If the value of your savings, investments and possessions including your home could add up to over £350,000, your beneficiaries could be liable to Inheritance Tax on your death. Many in this position are aware their assets are likely to be subject to IHT yet somehow IHT planning doesn’t make it to the top of the to do list until late on in life. This, unfortunately, leaves many people underprepared and many estates end up paying more IHT than they would have if planning taken place earlier.
One IHT planning strategy where starting early is a clear advantage is gifting, where it takes seven years for the gift to be considered fully out of the estate. However, the long timeframe is also the thing that puts many people off; they are reluctant to make gifts not knowing what the future will bring. After all they may need the money later on, for example if they need to go into a care home.
If this is the reason for delaying IHT planning, it’s important to be aware there are several other IHT planning strategies that do not require giving up access to the money. These include loaning money instead of gifting it (the loan amount is invested and any growth is immediately IHT-free) or holding investments that qualify for Business Property Relief - typically shares in small companies, which are exempt from IHT after two years but can be sold at any point if access to the capital is required. Note the value of investments can go down as well as up and investors may not get back the full amount invested.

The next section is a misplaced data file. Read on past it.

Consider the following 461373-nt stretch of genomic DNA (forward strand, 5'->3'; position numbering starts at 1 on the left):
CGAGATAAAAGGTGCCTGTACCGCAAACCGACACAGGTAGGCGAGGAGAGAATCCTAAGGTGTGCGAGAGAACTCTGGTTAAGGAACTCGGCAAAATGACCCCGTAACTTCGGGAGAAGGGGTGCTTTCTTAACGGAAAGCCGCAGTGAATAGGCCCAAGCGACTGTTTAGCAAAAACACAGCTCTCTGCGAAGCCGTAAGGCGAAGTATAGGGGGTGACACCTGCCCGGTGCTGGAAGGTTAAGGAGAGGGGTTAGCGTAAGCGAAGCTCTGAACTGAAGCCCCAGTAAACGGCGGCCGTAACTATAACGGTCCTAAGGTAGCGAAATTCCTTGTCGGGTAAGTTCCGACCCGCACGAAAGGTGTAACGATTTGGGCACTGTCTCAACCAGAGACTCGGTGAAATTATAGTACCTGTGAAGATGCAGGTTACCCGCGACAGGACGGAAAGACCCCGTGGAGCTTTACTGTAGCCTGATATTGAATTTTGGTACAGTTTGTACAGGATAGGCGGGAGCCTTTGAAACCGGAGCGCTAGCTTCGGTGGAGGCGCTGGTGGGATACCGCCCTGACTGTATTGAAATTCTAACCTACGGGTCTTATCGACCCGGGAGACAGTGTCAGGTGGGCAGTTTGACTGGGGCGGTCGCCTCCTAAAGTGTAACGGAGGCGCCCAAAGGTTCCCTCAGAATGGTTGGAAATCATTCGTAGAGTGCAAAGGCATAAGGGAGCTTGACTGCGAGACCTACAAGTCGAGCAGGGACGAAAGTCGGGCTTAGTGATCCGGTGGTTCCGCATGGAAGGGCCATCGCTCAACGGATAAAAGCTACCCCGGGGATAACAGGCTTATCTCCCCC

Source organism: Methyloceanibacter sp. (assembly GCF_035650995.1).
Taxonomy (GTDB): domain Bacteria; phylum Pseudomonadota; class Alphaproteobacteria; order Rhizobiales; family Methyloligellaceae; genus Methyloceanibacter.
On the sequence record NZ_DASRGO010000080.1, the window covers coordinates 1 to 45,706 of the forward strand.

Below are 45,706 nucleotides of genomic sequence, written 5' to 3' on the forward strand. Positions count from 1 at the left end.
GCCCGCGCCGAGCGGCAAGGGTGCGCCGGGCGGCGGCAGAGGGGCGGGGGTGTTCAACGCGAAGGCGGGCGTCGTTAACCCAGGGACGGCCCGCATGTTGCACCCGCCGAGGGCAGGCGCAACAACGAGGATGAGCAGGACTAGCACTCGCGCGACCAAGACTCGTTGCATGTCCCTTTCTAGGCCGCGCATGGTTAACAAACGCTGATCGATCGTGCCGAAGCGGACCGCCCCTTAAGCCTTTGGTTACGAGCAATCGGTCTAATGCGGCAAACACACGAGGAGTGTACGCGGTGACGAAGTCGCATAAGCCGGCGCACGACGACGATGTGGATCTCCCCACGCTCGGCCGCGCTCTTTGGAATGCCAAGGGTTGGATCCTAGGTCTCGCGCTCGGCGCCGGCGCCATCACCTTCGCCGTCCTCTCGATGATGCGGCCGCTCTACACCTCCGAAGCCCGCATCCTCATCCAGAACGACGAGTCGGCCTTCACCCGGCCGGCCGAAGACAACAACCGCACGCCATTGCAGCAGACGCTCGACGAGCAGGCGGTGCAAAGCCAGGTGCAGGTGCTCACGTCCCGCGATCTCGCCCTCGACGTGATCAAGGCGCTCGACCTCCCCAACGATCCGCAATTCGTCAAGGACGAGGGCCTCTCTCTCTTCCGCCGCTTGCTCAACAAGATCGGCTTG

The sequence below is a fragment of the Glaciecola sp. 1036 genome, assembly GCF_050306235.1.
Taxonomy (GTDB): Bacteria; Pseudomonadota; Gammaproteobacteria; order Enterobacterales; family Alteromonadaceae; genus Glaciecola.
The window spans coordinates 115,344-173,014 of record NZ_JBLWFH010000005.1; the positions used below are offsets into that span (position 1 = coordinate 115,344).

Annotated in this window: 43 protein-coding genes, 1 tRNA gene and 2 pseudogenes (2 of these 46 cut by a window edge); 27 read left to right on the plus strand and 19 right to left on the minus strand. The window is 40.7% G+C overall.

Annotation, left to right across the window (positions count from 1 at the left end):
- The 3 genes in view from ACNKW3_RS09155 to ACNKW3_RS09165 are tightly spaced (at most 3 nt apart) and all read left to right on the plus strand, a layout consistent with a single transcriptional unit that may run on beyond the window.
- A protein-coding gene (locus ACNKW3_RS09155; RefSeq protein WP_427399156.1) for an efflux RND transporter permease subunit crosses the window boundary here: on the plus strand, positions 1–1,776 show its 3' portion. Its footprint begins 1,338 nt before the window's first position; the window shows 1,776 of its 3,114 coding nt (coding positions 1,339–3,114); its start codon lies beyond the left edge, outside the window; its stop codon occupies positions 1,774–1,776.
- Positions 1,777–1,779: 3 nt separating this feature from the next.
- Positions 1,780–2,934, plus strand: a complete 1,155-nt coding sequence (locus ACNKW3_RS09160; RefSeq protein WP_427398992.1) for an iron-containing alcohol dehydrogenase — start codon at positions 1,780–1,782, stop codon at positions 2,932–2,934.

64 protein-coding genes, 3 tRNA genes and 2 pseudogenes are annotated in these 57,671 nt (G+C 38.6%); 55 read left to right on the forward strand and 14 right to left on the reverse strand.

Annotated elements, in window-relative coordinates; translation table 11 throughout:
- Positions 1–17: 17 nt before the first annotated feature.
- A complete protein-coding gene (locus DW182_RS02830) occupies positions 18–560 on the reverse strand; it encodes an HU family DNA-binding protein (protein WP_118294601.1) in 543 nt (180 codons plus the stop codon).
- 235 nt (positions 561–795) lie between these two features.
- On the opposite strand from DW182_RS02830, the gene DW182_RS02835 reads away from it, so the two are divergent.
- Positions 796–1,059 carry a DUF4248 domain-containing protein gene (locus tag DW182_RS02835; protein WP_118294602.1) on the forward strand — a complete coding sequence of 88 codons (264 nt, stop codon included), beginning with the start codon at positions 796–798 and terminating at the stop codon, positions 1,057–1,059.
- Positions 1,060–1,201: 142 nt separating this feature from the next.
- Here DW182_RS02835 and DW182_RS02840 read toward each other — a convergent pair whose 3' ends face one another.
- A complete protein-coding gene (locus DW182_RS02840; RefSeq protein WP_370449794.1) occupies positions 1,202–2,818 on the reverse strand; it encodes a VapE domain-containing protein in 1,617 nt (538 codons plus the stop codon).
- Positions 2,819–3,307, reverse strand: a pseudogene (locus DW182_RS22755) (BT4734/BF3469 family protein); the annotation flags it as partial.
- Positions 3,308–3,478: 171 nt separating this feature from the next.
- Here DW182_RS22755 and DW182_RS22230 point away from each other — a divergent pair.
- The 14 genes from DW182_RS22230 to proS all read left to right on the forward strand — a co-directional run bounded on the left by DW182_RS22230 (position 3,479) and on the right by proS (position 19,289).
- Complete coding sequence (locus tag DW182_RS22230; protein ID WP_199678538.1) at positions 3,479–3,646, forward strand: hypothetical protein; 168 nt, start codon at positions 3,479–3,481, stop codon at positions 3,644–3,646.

The risk of delaying IHT planning offers no obvious reward. The complicated nature of IHT rules is another deterrent; however, an independent financial adviser can recommend the best course of action. Please contact Richard Higgs CFP FPFS on 0117 966 5699 or firstname.lastname@example.org to get started with your IHT planning.